Cover image for Double full moon night
Double full moon night
Lee, Gentry.
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Publication Information:
New York : Bantam Books, 1999.
Physical Description:
310 pages ; 25 cm.
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Best selling VIZ series Death Note, Volume 1 now reissued in an amazing fan-desirable collector's edition Special edition features larger trim, sturdy deluxe hardcover binding and protective dust cover. Both new and collector fans will admire this handsome edition.

Light Yagami is an ace student with great prospects - and he's bored out of his mind. But all that changes when he finds the "Death Note," a notebook dropped by a rogue Shinigami death god. Any human whose name is written in the notebook dies, and now Light has vowed to use the power of the "Death Note" to rid the world of evil. But when criminals begin dropping dead, the authorities send the legendary detective L to track down the killer. With L hot on his heels, will Light lose sight of his noble goal...or his life?
Light tests the boundaries of the "Death Note"'s powers as L and the police begin to close in. Luckily Light's father is the head of the Japanese National Police Agency and leaves vital information about the case lying around the house. With access to his father's files, Light can keep one step ahead of the authorities. But who is the strange man following him, and how can Light guard against enemies whose names he doesn't know?
- Over 2.8 Million copies sold to date in Japan. - Characters from Death Note also seen in Japense Video Game Jump Superstars

Author Notes

Gentry Lee has been chief engineer on Project Galileo, director of science analysis & mission planning for NASA's Viking mission to Mars, & partner with Carl Sagan in the design, development, & implementation of the television series "Cosmos." He is the co-author of "Rama II," "The Garden of Rama" & "Rama Revealed," & author of "Bright Messengers" & "Double Full Moon." He lives in Frisco, Texas.

(Bowker Author Biography)

Reviews 3

Booklist Review

When Lee's second solo excursion into erstwhile collaborator Arthur C. Clarke's Rama universe--a direct sequel to Bright Messengers (1995)--begins, Maria, daughter of Johann Eberhardt's beloved Beatrice, is a baby. Much of what follows concerns Maria's growth, her breach with foster father Johann, and her and Johann's discoveries of the perils of the alien-created habitat in which they and their fellow refugees from Mars live. Those perils include at least four different alien races, one of which becomes a deadly menace every "double full moon night" and nearly wipes out the humans. All the aliens are depicted in considerable scientific and technical detail, as former NASA engineer Lee is well qualified to do. The plot itself is rather jumbled, with pacing often uncertain and plenty of expository lumps, which the relationship of Johann and Maria, though a powerful core for the book, does not help smooth out. Still, it is by no means a bad book, though barely independent of its predecessor. --Roland Green

Publisher's Weekly Review

Bizarre aliens and mysterious technologies are rife in this sequel to former NASA scientist Lee's first solo novel, Bright Messengers. Lee got his start in SF by co-authoring four novels with Sir Arthur Clarke, three of them sequels to Rendezvous with Rama, and the two books he's written on his own are both set in the Rama universe. In Bright Messengers, a group of colonists was rescued from certain death on Mars by a gigantic and mysterious alien spacecraft. Deposited on several islands within the spacecraft's inner sea, the humans have barely survived, fighting off hostile aliens as well as their own worst impulses. Now, led by Johann Eberhardt, former engineer and champion swimmer, the colonists are transported to a distant, seemingly benign planet with two moons. Eberhardt, however, is in periodic communication with someone or something that claims to be his long-dead love, Sister Beatrice of the Order of St. Michael, and this apparition has warned him that their new world will turn deadly in the near future when the two moons are full simultaneously. The colonists' survival evidently depends on Johann's ability to convince them that he has indeed spoken with Beatrice. Although this novel may appeal to admirers of the earlier Rama books, there's little here to attract new readers. Lee's prose is leaden, particularly his dialogue, and he exhibits a poor sense of pacing. Neither Johann nor any of the other colonists comes alive on the page‘a flaw that robs the novel of emotional depth or power, despite its handful of moderately successful action sequences. (Mar.) (c) Copyright PWxyz, LLC. All rights reserved

Library Journal Review

For eight years, Johann Eberhardt and his adopted daughter Maria have dwelled in seclusion inside a gigantic, spherical spaceship built by ribbonlike aliens and populated by a host of mysterious creatures. When a monstrous creature threatens their peaceful retreat, Johann and Maria set out in search of Johann's former companions‘and discover more than they bargained for. This sequel to Bright Messengers (LJ 4/15/95) continues the adventures begun by sf veteran Arthur C. Clarke in his Rama novels. Lee's combination of sf and mysticism should appeal to fans of the original tales. Suitable for large sf collections. (c) Copyright 2010. Library Journals LLC, a wholly owned subsidiary of Media Source, Inc. No redistribution permitted.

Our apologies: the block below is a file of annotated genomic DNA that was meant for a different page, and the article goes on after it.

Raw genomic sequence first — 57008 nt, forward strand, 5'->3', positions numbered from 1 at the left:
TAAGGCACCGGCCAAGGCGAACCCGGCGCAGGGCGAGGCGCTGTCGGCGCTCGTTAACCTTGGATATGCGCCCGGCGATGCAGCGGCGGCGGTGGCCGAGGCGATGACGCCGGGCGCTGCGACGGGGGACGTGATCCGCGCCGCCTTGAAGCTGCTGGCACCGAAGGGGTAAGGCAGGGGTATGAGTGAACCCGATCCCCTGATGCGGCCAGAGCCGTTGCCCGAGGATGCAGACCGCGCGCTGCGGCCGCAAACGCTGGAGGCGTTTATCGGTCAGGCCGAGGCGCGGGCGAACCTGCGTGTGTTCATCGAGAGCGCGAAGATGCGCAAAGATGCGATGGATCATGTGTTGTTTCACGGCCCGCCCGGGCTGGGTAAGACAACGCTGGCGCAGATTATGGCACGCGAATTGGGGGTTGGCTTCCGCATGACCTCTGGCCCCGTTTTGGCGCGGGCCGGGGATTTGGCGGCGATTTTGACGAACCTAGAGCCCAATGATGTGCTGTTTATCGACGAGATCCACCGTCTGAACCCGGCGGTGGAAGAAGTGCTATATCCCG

It was a terrible night.  Johann stayed awake for over an hour, going over all his conversations with Maria since Hansel had been killed.  Was there anything else he could do? He felt inept and inadequate.  In one internal monologue he entreated Beatrice to reappear and give him some advice on how to handle the situation.  Johann even seriously considered Maria's suggestion that he should hunt and kill the nozzler.   At least I would regain my lost stature in her eyes, he thought, before dismissing such a venture as foolhardy. When Johann finally fell asleep, he was awakened only a few minutes later by a bloodcurdling scream from the mat beside him.  His heart pumping furiously and adrenaline pouring into his body, Johann was immediately alert and ready to protect his ward. The girl had had a nightmare.  She crawled over on Johann's mat and snuggled into his arms, still whimpering from fright.  All Maria would say about the dream was that a nozzler had attacked Gretel and her while they were swimming. Maria managed to fall asleep again quickly but Johann remained awake for another hour.  Later, not long before morning, he had a dream so vivid that it took Johann a long time, even after he was awake, to convince himself that it was not real. Johann had been in a deep green forest in the dream, following a yellow and black bird with a beautiful voice who was leading him to a magic mountain.  The top of the magic mountain was hidden behind a barrier of flames.  Johann understood in the dream that he needed to wade through the flames to reach the sleeping Brunhild, who would fall madly in love with him as soon as he awakened her with his kiss.  But the sleeping woman on the mountaintop was not Brunhild; she was Beatrice, whose kisses after waking stirred Johann's sexual ardor.  In the dream, as he tried to remove her clothes, Beatrice whispered "Not yet," and pointed off to her right.  There, coming up the side of the mountain, was a huge, bizarre monster breathing fire.  The monster vaguely resembled a dragon, but instead of hands this creature had hundreds of long blue tentacles with claws on the ends.  Most of these tentacles were extended in Johann's direction.  When he felt the first sharp touches on his neck Johann awakened with a shudder. He did not sleep again.  When the artificial daylight first lit the front of the cave, Johann checked the sleeping Maria and then jogged down toward the lake.  He plunged into the water and began to swim.  Within minutes, as his long body eased through the water, stroke after stroke, Johann felt his frustration and anxiety begin to lessen.  Years of competitive swimming had made Johann completely comfortable in the water.  After the initial release of pent-up energy, his body moved into an effortless rhythm so natural that it seemed to be totally disconnected from Johann's volition. During these periods Johann's mind sometimes focused on a specific topic, but more often it drifted idly, serving up a potpourri of unrelated thoughts and images.  Later, after fifteen to twenty minutes of steady swimming, Johann usually entered a slightly altered state of consciousness, one which a friend of his had once called "exercise nirvana." A sense of peace, harmony, and communion with the world around him pervaded Johann during this portion of his swim.  This feeling of contentment, and the residual sense of well-being that often lasted the rest of the day, were the primary reasons that Johann swam every morning. Johann was well into the nirvanic phase of his morning swim when he began to feel an unsettling disquiet whose origin he could not pinpoint.  When it would not go away, he opened his eyes during his breathing.  There was nothing unusual about the island landscape that greeted his eyes on the right side.  On the other side, the lake extended to the horizon in an unbroken line.  What was disturbing him, then? Johann was miffed at this intrusion into his most peaceful sanctuary and was about to dismiss his disquiet altogether when he happened to look more closely at the water.  It was discolored. Johann stopped swimming and examined the water around him.  On an impulse he decided to taste it.  The taste seemed familiar, but Johann could not identify it.  Looking around, he could see that the discoloration increased off to his right, away from the island.  Johann began swimming in that direction. Just after Johann positively identified the strange taste as blood, he saw an unusual object about two hundred meters in the distance.  The object was bobbing up and down in the small waves of the lake.  At first Johann was wary of possible danger, but as he drew closer he became certain, from the object's lack of movement, that it was not alive. When he first recognized Kwame's body, Johann could not believe what his eyes were telling him.  But what in the world was that thing with Kwame? Johann continued to approach, swimming breaststroke so that he could keep the scene in view.  Both surprise and horror swept through him moments later when he realized that Kwame was floating on the water, locked in a death embrace with one of the nozzler creatures who had attacked Hansel. Kwame's knife was embedded deep in the frontal underbelly of the nozzler.  Both of the creature's blue tentacles were wrapped around Kwame's back.  One of its vicious claws, which was still affixed to the side of Kwame's neck, had obviously sliced through the jugular vein.  The fight to the death had occurred not many hours earlier, probably sometime during the night.  Blood was still oozing out of the many wounds in both Kwame and the nozzler (its blood was bright purple), and there were not yet any signs of rigor mortis in Kwame's body.  Johann's feelings of grief were accompanied by a thousand questions that rushed into his mind.   What was Kwame doing here? Johann asked himself.   Where did he come from? Where are the others? Johann swam in an ever-widening circle around the two corpses, searching for clues that might provide answers to his questions.  He found nothing.  When he returned to Kwame and the nozzler, he carefully inspected the alien creature. The nozzler's body was long and thin, approximately as tall as Kwame, and consisted of ten identical middle segments with hard black carapaces that were connected to a broader head-and-chest segment in the front and a fanlike tail at the rear.  Three oval, bulbous gray eyes were distributed uniformly in a line along the top of the turquoise-colored head-and-chest segment.  The front two of these eyes were placed at an angle that suggested their primary look direction was forward; the third eye was positioned so that its natural field of view was to the rear.  Along the sides of this front segment were three symmetrical pairs of attachments, the first pair being the long blue tentacles with the terrifying claws that could reach a full meter in front of the head, the second resembling a pair of circular washboards built against the side of the head next to the middle eye, and the back pair looking like clusters of tiny pearls on either side of the rear of the head. The body of the nozzler narrowed slightly behind the frontal region, tapering into a centipedelike arrangement of the ten middle segments, each with the hard black carapace (above the body and partially around the sides) and a soft, fleshy underbelly with hundreds of flexible cilia extending below.  The fanlike tail, which looked solid from a distance, was actually thirty or forty individual strips of textured material attached to a central nexus or ganglion located at the rear of the last of the middle segments. Johann was fascinated by the nozzler.  Although he was horrified by the sight of Kwame, the astonishing biology of the alien corpse piqued his curiosity.  Surveying the entwined pair while continuing to tread the water, Johann decided that he would tow them together to the island so that he could study the nozzler more closely. He heard Maria's frantic cries while he was still well offshore.  When Johann had not returned to the cave at his normal time, the girl had panicked.  Fortunately, she had had the good sense to search the water for him, and her keen eyes had located him far out in the lake.  After first verifying that the local currents were insignificant, Johann left his discovery a hundred meters from the beach and swam into shore so that he could reassure the girl. Johann's description of the dead pair was sufficient to send Maria into another bout of hysteria.  No matter what he said, she insisted that the nozzler corpse should not, under any circumstances, ever touch their island. "What if its friends or family should find it here," she said, "and somehow decide that we were responsible for its death? What would happen to us then?" Johann's biological assessment that a nozzler was not a land animal was of no importance to Maria.  She adamantly repeated that she never wanted to see "one of those things" again, dead or alive.  There was no way that Johann could mitigate her fear. He reluctantly swam back out to where he had left the pair of corpses and began the process of disconnecting Kwame from his foe.  It was not an easy procedure.  The tentacles around Kwame's back were still tight and Johann could not muster much strength while he was treading water.  Eventually he separated the pair.  Remembering his lifeguard training in Berlin, Johann swam back to the island with Kwame in tow. Maria was pointing outward with a terrified look on her face when Johann finally reached the shore with Kwame.  She did not scream.  She did not say anything at all.  Out where he had left the nozzler corpse, Johann saw churning water and as many as a dozen blue tentacles wafting through the air.  After depositing Kwame's body on the sand near a grove of trees, Johann picked up Maria and carried her back to their cave. Excerpted from The Double Full Moon Night by Gentry Lee All rights reserved by the original copyright owners. Excerpts are provided for display purposes only and may not be reproduced, reprinted or distributed without the written permission of the publisher.